PRCA announces updates to its Code of Conduct following the Queen’s Speech

The Public Relations Consultants Association has updated its Public Affairs Code of Conduct and has announced it will be refocusing its efforts on voluntary regulation and registration after the Queen’s Speech failed to include a register bill.

Following her speech last week, the CIPR, PRCA and APPC issued a joint statement describing the decision to halt plans to introduce a lobbying registers as “incredibly disappointing” with PRCA director general Francis Ingham saying that the industry “desires – not fears transparency.”

As such, the PRCA has confirmed it is in the process of preparing an improved Public Affairs Code of Conduct in consultation with the PRCA’s Public Affairs Group.

The new code has been anchored by the definition of lobbying; which the PRCA has agreed with the APPC and the CIPR as a suitable definition for the statutory register of lobbyists.

The new Code of Conduct will aim to ensure all lobbyists are regulated, be they agency, in-house or individuals.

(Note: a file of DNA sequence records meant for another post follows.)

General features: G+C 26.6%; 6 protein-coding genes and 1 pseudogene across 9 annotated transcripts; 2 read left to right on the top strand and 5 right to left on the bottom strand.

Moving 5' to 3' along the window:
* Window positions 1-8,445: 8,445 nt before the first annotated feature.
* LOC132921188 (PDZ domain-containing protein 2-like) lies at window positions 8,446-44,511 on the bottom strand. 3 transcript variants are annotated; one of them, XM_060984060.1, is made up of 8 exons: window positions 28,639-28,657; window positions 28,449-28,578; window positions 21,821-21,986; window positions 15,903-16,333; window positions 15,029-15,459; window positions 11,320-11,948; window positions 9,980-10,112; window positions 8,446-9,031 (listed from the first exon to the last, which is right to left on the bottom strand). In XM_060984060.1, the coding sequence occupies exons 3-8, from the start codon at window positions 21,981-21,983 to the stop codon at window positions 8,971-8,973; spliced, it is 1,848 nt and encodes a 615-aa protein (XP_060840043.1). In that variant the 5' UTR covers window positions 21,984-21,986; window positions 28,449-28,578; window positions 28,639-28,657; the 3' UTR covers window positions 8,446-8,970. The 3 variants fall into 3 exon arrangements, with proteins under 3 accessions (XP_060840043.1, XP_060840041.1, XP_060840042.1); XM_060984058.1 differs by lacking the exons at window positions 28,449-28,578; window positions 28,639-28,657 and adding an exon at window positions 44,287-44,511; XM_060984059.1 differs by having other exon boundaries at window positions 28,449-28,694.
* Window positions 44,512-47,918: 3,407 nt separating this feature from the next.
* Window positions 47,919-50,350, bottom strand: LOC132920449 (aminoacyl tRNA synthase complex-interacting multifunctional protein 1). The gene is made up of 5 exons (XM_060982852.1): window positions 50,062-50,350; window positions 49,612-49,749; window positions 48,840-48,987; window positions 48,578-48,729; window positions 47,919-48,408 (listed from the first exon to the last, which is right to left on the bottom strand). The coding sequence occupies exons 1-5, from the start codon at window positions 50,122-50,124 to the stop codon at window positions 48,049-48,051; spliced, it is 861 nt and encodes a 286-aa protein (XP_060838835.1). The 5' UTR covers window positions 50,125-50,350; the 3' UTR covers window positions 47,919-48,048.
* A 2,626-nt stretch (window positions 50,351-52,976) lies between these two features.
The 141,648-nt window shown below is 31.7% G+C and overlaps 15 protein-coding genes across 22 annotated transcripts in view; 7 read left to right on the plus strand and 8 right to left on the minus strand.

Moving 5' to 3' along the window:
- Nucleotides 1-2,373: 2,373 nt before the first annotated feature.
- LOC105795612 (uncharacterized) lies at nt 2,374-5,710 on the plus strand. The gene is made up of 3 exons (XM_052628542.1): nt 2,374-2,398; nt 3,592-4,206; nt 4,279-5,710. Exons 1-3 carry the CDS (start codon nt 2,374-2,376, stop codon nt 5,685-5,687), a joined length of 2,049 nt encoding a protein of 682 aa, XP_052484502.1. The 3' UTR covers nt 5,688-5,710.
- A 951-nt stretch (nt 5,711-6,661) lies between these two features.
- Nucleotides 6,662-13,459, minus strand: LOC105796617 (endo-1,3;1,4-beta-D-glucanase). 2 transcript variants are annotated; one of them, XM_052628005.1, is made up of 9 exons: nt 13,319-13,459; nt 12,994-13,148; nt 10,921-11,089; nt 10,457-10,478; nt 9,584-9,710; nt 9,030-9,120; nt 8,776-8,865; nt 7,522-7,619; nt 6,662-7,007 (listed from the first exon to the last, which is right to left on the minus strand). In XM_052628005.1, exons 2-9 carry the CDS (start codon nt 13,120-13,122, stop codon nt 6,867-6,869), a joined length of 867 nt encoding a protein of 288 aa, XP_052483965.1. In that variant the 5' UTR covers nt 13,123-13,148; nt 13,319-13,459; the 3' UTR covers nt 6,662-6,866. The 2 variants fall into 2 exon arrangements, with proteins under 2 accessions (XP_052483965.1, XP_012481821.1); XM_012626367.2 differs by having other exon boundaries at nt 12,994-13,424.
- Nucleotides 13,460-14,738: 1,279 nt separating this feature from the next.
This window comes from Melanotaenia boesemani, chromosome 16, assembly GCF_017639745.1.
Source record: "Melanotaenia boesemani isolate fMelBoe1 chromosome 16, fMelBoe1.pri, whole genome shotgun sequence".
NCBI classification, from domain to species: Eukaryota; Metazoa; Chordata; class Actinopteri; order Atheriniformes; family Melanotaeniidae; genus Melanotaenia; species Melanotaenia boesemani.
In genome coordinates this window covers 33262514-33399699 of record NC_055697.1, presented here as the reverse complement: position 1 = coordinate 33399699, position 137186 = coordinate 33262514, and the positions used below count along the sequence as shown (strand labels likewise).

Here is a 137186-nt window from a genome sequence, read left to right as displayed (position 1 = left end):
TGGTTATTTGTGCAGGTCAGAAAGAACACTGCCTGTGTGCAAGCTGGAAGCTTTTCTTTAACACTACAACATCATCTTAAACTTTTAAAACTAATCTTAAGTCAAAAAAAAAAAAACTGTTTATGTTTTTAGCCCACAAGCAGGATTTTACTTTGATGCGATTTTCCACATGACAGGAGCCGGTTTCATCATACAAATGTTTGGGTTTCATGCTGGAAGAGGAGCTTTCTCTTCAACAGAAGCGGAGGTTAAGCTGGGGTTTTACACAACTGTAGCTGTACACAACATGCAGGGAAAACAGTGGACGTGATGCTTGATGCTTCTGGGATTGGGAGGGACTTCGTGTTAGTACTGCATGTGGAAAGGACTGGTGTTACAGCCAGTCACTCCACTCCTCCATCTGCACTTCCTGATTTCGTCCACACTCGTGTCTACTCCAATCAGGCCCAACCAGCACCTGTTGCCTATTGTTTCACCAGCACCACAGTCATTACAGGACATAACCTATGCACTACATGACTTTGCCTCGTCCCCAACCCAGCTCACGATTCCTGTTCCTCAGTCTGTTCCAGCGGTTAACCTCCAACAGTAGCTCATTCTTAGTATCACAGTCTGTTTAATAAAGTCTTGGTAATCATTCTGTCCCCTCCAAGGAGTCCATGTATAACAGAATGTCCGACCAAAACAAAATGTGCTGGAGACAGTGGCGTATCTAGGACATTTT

The PRCA has said it is “refocusing its efforts on voluntary regulation and registration due to the government’s continued inaction on a statutory register of lobbyists,” but is ready to engage with the government on its proposals if and when it reintroduces them.

As part of the plans, all lobbying members will have to sign the updated version when joining the association, and current members of the PRCA’s Register will have to sign it annually.

Once completed, the code will be approved by the PRCA Professional Practices Committee.

Francis Ingham, PRCA director general, said: “The industry desires transparency and accountability and we have waited patiently for the government’s register, with no reward.

“In its absence we already have a register that covers consultancies, in-house teams - including charities and trade bodies - and individual practitioners that we must now concentrate on instead.

“Our members stand out as ethical and transparent communicators by joining our register and being regulated by our Code of Conduct. I strongly urge Parliamentarians and clients to look for this kitemark of transparent lobbyists.”

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